MEDEA – National Theatre, SE1


It is always exciting to have a new Medea, possibly the most controversial of all Euripides’ tragedies, documenting a crime still felt to be fundamentally shocking and unnatural: and Ben Power has given us a tense, profound and horrifying Medea which recalls Euripides’ original closely in mood and pace. The simple clarity of Power’s text brings the play easily to new audiences, and while it doesn’t quite have the acid brilliance of Euripides’ wordplay, Power still treats us to occasional moments of real poetry (childbirth is “the unknown agonies where life and death dance together”). Meanwhile, Carrie Cracknell’s fast, dynamic production gives us an urgent sense of the inexorability of Medea’s terrible outcome. Designed by Tom Scutt, the split-level set subtly recalls a classical temple in shape, with Jason’s second wedding going on upstairs in an appropriately-fragile-looking glass box (complete with cake, flowers and white piano), while below in Medea’s house the peeling walls, eerie garden and sparse furniture speak of opulence run dry. Scutt’s elegant costumes fit this changing mood: the Chorus are prim bridesmaids one moment, dark horrors the next,  partly thanks to inspired lighting by Lucy Carter.

Helen McCrory is luminous and magnetic as Medea, showing us all her seductive qualities and sensitively unravelling her descent into murder in a powerfully intelligent, vibrant performance. We can see and feel the deftness with which Medea manipulates all the men (and women) around her: the warmth with which she meets her saviour-to-be, Aegeus (the brilliant Dominic Rowan), whose fatal mention of childlessness gives Medea the idea for Jason’s ultimate punishment, gives real verve and significance to a scene which could otherwise have felt merely convenient. Danny Sapani is an appropriately smug, weak and self-justifying Jason, turning up to drink Medea’s whisky and patronisingly flourish his chequebook at the problem: Sapani carefully exposes Jason’s drastic underestimation of Medea, even managing to gain our sympathy at times. The bitter antipathy of a modern divorce in progress bristles nicely between them, with all its petty vindictiveness and messy emotional history sharply delineated.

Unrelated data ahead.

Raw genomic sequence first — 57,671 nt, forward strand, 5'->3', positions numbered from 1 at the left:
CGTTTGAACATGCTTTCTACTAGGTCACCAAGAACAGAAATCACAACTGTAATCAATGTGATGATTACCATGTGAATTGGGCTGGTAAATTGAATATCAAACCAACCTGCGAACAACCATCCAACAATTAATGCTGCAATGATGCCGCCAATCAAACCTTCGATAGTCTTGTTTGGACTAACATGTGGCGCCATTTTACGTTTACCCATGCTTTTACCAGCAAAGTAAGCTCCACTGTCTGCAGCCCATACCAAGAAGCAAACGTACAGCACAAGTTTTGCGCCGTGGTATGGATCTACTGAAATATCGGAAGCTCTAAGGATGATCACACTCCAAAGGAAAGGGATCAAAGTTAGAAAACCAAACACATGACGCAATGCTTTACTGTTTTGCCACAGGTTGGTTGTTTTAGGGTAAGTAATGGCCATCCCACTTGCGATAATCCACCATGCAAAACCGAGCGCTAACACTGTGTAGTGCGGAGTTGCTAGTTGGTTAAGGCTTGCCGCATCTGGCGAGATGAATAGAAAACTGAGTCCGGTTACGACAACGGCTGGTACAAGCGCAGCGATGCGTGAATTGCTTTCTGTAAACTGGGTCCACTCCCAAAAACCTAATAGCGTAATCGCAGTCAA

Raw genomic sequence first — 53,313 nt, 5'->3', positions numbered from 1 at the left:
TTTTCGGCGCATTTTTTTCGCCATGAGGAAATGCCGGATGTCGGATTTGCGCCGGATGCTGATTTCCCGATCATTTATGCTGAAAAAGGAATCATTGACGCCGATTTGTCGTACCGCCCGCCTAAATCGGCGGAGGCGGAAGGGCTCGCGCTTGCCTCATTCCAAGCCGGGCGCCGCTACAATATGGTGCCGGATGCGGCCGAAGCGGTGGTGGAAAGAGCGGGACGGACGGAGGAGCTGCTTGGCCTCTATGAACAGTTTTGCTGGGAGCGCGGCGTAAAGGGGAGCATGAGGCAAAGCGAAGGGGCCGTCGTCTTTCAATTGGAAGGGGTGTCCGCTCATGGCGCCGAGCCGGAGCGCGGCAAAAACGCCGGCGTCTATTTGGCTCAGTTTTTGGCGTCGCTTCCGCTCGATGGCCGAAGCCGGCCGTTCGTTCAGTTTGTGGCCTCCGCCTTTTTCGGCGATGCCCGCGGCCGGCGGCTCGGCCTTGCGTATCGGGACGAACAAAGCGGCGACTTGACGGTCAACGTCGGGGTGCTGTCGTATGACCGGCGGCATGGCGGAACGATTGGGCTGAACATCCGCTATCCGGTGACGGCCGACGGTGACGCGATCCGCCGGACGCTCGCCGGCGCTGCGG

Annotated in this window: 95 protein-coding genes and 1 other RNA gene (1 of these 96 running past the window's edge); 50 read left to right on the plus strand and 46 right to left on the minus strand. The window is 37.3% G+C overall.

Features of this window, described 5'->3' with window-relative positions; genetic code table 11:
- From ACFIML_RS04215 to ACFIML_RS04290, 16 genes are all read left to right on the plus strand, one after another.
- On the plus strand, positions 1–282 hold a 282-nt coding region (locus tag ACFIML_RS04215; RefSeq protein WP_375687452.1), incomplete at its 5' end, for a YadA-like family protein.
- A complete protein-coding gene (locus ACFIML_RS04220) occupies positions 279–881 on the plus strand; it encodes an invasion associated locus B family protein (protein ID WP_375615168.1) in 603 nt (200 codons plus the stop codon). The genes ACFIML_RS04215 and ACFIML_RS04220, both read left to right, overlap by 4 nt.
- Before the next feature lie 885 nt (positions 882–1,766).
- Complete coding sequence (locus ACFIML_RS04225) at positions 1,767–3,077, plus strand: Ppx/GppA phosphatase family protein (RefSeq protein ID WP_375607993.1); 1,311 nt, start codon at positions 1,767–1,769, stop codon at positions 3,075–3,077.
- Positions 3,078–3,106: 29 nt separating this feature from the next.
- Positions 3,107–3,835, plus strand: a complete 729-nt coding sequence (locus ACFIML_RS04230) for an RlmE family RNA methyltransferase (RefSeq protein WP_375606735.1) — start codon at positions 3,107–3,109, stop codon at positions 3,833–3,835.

Lucy Guerin’s choreography is assured, with a great deal of disciplined twitching and jerking: while superbly executed, this danse macabre often distracts our eye from the protagonists, and only truly fits the sentiment of the fifth ode (just before the children are killed). The intention behind their movements is that the Chorus evoke Medea’s state of mind: the effect is that the Chorus are drained of personality in order to become ciphers for Medea’s emotion. Given the ferocious psychological power of McCrory’s Medea, we don’t need the Chorus to gild this lily: much of Euripides’ human interest in the Chorus’ own predicament, as stateless refugees who will be victims of whatever Medea decides, is consequently lost, though their dancing and singing are immaculate. The music, by Will Gregory and Alison Goldfrapp, is often beautiful and wonderfully atmospheric, but tends to overflow at times into a cinematic expanse of swelling emotion which can’t honestly fit the compressed, neurotic and psychotic world of Euripides’ masterpiece.

Nevertheless, McCrory’s fiercely brilliant central performance makes Ben Power’s threatening, thought-provoking Medea a must-see.


At the National Theatre until 4 September: 020 7452 3000

Rating: Four 4 Meece Rating


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